Tanganyika has long been incredibly successful at breeding big cats, but this litter of cheetahs represents a first for the Park. “This is our first litter of cheetah cubs,” says Matt Fouts, Tanganyika’s Assistant Director. “And, to our knowledge, the first cheetah cubs born in the state of Kansas. It’s an incredibly exciting time for us.”
The cubs were born December 4th which is International Cheetah Day, to parents Amira and Enzi. Both parents came to Tanganyika with two other cheetahs from a facility in Africa in 2010, around the same time that the Park rescued several animals from flooding in Minot, North Dakota. “We have had so much success breeding other endangered cats like clouded leopards and Amur leopards (the rarest big cat in the world) and we knew we could help preserve cheetahs too,” said Jim Fouts, Tanganyika’s director
Tanganyika Wildlife Park is well-known as one of the most successful and prolific breeding facilities for big cats in the world. Prior to the new liter of cheetahs, 8 different cat species had been bred at the Park – clouded leopards, lynx, snow leopards, caracals, Bengal tigers, jaguars, Amur leopards, and servals. However, successful breeding of the cheetahs had been elusive. How and when they are paired up was a much more intricate process. In addition, they only have several years of fertility during their lifetime and the clock was ticking for Amira.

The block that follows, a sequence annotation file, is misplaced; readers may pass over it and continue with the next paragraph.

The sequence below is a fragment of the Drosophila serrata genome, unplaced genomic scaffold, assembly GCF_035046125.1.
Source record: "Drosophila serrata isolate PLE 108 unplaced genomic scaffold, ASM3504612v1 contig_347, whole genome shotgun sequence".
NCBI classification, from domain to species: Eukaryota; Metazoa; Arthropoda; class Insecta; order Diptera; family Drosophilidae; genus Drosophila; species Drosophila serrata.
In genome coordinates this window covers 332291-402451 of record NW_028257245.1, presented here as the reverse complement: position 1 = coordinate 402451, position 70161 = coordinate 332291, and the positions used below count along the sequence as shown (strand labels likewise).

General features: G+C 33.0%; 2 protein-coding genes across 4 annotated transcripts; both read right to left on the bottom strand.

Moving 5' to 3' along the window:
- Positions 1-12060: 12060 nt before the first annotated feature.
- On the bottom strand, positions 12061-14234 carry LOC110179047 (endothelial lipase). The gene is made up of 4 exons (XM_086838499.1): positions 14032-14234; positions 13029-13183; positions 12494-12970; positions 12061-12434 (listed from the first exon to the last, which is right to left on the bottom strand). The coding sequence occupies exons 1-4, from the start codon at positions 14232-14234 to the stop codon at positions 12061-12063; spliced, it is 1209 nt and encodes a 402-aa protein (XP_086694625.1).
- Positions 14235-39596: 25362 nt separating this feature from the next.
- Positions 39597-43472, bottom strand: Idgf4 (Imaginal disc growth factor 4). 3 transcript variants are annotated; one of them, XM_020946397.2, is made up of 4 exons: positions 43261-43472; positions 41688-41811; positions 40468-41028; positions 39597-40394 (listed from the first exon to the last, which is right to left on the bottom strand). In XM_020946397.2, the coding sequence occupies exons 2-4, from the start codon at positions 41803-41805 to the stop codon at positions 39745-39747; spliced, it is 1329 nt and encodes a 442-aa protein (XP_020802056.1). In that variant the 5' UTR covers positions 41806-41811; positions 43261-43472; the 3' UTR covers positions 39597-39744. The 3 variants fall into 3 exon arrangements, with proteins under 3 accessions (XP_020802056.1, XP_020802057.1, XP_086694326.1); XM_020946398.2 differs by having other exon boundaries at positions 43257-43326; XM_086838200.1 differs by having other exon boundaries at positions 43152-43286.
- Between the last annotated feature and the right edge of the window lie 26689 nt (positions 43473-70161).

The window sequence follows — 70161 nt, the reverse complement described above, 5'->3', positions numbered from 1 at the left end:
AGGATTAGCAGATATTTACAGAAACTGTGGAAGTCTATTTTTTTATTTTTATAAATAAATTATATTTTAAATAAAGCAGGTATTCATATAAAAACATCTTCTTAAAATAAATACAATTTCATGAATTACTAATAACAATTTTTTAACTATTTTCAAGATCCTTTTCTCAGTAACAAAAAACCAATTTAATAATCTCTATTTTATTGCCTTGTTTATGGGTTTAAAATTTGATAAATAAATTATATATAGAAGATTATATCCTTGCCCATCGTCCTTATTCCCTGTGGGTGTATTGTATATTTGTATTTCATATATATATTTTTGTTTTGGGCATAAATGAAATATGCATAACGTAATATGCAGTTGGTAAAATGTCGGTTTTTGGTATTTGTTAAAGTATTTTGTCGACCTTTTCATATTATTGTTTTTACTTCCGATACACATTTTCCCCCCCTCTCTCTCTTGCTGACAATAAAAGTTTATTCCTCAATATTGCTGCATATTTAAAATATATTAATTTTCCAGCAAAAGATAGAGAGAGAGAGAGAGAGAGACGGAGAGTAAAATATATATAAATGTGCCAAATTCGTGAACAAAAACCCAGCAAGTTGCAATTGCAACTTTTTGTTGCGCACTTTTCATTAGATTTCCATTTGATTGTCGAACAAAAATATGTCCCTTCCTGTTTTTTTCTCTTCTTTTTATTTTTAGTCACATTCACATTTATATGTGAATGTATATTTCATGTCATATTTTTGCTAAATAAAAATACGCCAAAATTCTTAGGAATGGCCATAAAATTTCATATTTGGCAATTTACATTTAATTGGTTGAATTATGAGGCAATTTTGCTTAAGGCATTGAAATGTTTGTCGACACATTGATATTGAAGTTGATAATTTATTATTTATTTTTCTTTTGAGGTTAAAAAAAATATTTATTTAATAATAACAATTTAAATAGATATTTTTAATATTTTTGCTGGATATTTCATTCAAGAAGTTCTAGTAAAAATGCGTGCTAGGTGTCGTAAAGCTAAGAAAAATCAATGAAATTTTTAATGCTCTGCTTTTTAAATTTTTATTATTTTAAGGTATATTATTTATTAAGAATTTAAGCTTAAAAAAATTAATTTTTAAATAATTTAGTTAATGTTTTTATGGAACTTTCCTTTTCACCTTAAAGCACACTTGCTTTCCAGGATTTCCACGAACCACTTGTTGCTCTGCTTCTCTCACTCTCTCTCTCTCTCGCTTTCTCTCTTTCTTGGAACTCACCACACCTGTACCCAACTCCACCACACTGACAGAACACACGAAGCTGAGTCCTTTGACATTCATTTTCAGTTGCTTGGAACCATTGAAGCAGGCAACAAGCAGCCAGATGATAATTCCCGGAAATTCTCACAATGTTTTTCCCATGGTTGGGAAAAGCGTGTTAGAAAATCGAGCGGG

“Our initial setup was not ideal, so we committed to building an entirely new cheetah breeding facility and imported four more cheetahs from Africa,” stated Jim Fouts, “It was a huge financial decision for our family-owned facility, especially with no guarantee the cheetahs would breed and have an impact on the preservation of their species.” Our perseverance paid off and 2016 ended up being a banner year for breeding success with 8 species of cats born, including the new cheetahs.
Once widespread across most of Africa and the Arabian Peninsula, the cheetah now occupies less than 25% of their historic range. Fewer than 10,000 wild cheetahs remain today, a 90% drop from their wild population in 1900. Habitat loss, conflicts with humans, and poaching for the illegal wildlife trade all represent significant threats to the world’s fastest land animal. Successful breeding programs at Tanganyika and other facilities are an important step in captive conservation efforts for this incredible species.
Tanganyika is a private, family-owned facility. We do not receive any government subsidies like most zoos. If you would like to help Tanganyika with the new baby cheetahs, please consider “adopting” one for the holiday season by going to gifts.twpark.com.